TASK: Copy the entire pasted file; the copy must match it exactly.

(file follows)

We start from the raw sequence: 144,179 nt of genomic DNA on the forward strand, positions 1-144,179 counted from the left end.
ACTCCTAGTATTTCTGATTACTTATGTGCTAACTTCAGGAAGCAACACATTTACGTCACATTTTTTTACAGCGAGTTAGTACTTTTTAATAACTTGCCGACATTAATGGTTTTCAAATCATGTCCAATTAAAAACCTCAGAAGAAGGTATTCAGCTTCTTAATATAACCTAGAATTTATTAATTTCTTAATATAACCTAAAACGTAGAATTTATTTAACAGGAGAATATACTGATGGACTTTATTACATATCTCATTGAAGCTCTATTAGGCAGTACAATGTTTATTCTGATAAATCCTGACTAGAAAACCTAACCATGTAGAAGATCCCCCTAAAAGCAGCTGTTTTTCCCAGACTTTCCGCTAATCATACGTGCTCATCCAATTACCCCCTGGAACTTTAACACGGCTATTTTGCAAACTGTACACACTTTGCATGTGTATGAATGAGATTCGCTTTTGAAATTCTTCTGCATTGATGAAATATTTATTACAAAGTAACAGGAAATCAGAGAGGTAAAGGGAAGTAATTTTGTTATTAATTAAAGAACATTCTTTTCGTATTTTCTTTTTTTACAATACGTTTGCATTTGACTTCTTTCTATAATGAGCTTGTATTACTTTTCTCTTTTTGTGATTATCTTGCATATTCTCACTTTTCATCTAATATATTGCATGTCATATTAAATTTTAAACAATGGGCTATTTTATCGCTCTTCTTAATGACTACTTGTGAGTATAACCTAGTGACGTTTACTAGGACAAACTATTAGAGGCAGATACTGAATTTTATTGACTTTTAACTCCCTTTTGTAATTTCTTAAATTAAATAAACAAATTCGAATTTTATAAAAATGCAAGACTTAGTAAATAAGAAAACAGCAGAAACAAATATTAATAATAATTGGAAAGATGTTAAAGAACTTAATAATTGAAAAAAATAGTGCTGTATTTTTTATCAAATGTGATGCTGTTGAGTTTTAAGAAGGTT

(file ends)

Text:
We start from the raw sequence: 144,179 nt of genomic DNA on the forward strand, positions 1-144,179 counted from the left end.
ACTCCTAGTATTTCTGATTACTTATGTGCTAACTTCAGGAAGCAACACATTTACGTCACATTTTTTTACAGCGAGTTAGTACTTTTTAATAACTTGCCGACATTAATGGTTTTCAAATCATGTCCAATTAAAAACCTCAGAAGAAGGTATTCAGCTTCTTAATATAACCTAGAATTTATTAATTTCTTAATATAACCTAAAACGTAGAATTTATTTAACAGGAGAATATACTGATGGACTTTATTACATATCTCATTGAAGCTCTATTAGGCAGTACAATGTTTATTCTGATAAATCCTGACTAGAAAACCTAACCATGTAGAAGATCCCCCTAAAAGCAGCTGTTTTTCCCAGACTTTCCGCTAATCATACGTGCTCATCCAATTACCCCCTGGAACTTTAACACGGCTATTTTGCAAACTGTACACACTTTGCATGTGTATGAATGAGATTCGCTTTTGAAATTCTTCTGCATTGATGAAATATTTATTACAAAGTAACAGGAAATCAGAGAGGTAAAGGGAAGTAATTTTGTTATTAATTAAAGAACATTCTTTTCGTATTTTCTTTTTTTACAATACGTTTGCATTTGACTTCTTTCTATAATGAGCTTGTATTACTTTTCTCTTTTTGTGATTATCTTGCATATTCTCACTTTTCATCTAATATATTGCATGTCATATTAAATTTTAAACAATGGGCTATTTTATCGCTCTTCTTAATGACTACTTGTGAGTATAACCTAGTGACGTTTACTAGGACAAACTATTAGAGGCAGATACTGAATTTTATTGACTTTTAACTCCCTTTTGTAATTTCTTAAATTAAATAAACAAATTCGAATTTTATAAAAATGCAAGACTTAGTAAATAAGAAAACAGCAGAAACAAATATTAATAATAATTGGAAAGATGTTAAAGAACTTAATAATTGAAAAAAATAGTGCTGTATTTTTTATCAAATGTGATGCTGTTGAGTTTTAAGAAGGTT